5. Later in OOTP Hagrid takes Harry to meet Grawp. From Hagrid’s own example, Harry learns that no matter how difficult or inconvenient, those who need us must not be abandoned. Even if your cause is righteous, it is irrelevant if it is fought only for those you love.

6. Near the end of OOTP Harry and Hermione take Umbridge deep into the Forest to trick her. They encounter the Centaurs who become angry and dangerous. Grawp arrives to save them. Harry learns that you should never underestimate the power of kindness and the unexpected ways in which it is repaid.

7. In Deathly Hallows Harry walks into the Forest for the seventh time alone. He recalls his lost loved ones to his side to help him face his fear. They show him by their presence that death cannot separate them. They are inside him always. The power of their love provides the courage he needs to willingly enter into the Mystery for the final knowledge of life and death. Harry, like his ancestor the third brother, accepts death.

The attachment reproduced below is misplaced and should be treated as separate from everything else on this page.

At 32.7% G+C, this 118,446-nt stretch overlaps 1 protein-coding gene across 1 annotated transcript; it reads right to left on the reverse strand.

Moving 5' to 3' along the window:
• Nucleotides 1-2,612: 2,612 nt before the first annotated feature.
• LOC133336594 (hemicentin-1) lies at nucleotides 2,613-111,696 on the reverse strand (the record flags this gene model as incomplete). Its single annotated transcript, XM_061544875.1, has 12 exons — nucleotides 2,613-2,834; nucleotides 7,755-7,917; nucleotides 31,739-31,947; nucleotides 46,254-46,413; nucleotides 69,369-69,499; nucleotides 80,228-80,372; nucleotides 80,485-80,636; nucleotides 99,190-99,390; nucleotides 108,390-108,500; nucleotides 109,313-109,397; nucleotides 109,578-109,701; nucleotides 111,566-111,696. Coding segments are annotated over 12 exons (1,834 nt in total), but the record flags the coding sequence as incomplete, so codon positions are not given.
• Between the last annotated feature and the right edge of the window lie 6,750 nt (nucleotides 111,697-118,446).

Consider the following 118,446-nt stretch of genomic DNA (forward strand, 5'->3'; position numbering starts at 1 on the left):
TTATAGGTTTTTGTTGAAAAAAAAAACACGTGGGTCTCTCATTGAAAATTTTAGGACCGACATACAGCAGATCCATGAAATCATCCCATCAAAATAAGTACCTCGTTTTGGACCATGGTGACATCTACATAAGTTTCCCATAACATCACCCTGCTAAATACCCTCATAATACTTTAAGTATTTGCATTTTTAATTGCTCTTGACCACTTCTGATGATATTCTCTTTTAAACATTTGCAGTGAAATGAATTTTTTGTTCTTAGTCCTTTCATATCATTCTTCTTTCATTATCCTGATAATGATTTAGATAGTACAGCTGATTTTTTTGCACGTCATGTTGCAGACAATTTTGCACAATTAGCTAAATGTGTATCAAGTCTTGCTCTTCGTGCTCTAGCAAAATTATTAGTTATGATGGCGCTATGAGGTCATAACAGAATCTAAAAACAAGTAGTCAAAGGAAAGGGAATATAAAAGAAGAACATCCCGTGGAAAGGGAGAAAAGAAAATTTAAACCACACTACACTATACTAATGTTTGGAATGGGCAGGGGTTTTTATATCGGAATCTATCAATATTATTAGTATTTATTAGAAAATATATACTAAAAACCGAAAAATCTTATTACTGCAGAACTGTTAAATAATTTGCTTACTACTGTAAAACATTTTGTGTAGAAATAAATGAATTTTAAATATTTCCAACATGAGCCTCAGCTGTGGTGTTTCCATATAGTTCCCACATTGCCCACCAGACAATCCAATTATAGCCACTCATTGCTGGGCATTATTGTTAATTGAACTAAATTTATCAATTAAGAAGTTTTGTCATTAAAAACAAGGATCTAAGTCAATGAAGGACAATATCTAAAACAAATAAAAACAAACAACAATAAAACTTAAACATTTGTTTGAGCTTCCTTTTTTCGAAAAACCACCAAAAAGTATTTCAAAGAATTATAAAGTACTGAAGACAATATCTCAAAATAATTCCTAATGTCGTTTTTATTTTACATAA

Harry has come full circle carrying within him knowledge you cannot learn in a classroom or be taught by a teacher. He clearly saw there were worse things than death and understood the soul was more precious than the body. He discovered there was much to be gained by facing your fears and that we have the power within us to overcome those fears. He understood instinctively how kindness has its own rewards and that loyalty and inclusiveness matter. He recognized that we are responsible for each other including the least among us and that what is essential is often invisible to the eye.

And finally he understood that death does not have to be feared because it cannot separate us from Love. Harry himself is initiated into the Mystery when his experiences in the Forest become internalized. When the lessons learned reside in the heart and not just the mind. And we know his heart is the biggest thing about him. Then his unconscious is revealed to us through the larger events and ordeals. He has attained everything he needs for transformation and transcendence.


6 thoughts on “Guest Post: Harry’s Visits to the Forbidden Forest

  1. This is wonderful! Thank you, Christine, for greatly enhancing my understanding and appreciation of the Forbidden Forest visits and how they work progressively together n forming Harry’s character. There’s a lot to think about.